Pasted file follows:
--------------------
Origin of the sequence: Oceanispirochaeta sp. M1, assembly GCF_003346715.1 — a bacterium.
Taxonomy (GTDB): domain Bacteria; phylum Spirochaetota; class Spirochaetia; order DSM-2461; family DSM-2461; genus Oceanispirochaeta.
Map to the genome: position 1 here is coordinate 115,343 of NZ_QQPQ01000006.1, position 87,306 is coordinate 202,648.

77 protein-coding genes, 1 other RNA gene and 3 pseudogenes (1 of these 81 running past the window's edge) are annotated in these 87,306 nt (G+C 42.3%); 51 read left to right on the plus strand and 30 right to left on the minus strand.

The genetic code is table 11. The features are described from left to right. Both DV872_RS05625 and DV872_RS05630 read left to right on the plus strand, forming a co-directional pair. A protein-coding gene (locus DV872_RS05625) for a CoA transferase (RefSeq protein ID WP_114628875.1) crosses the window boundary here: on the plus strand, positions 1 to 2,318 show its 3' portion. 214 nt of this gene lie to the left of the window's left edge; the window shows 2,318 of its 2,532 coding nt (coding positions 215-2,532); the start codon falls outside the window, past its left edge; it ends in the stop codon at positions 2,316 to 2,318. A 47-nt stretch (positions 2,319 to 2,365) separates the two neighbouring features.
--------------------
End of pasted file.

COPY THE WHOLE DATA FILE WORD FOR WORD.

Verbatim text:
Origin of the sequence: Oceanispirochaeta sp. M1, assembly GCF_003346715.1 — a bacterium.
Taxonomy (GTDB): domain Bacteria; phylum Spirochaetota; class Spirochaetia; order DSM-2461; family DSM-2461; genus Oceanispirochaeta.
Map to the genome: position 1 here is coordinate 115,343 of NZ_QQPQ01000006.1, position 87,306 is coordinate 202,648.

77 protein-coding genes, 1 other RNA gene and 3 pseudogenes (1 of these 81 running past the window's edge) are annotated in these 87,306 nt (G+C 42.3%); 51 read left to right on the plus strand and 30 right to left on the minus strand.

The genetic code is table 11. The features are described from left to right. Both DV872_RS05625 and DV872_RS05630 read left to right on the plus strand, forming a co-directional pair. A protein-coding gene (locus DV872_RS05625) for a CoA transferase (RefSeq protein ID WP_114628875.1) crosses the window boundary here: on the plus strand, positions 1 to 2,318 show its 3' portion. 214 nt of this gene lie to the left of the window's left edge; the window shows 2,318 of its 2,532 coding nt (coding positions 215-2,532); the start codon falls outside the window, past its left edge; it ends in the stop codon at positions 2,316 to 2,318. A 47-nt stretch (positions 2,319 to 2,365) separates the two neighbouring features.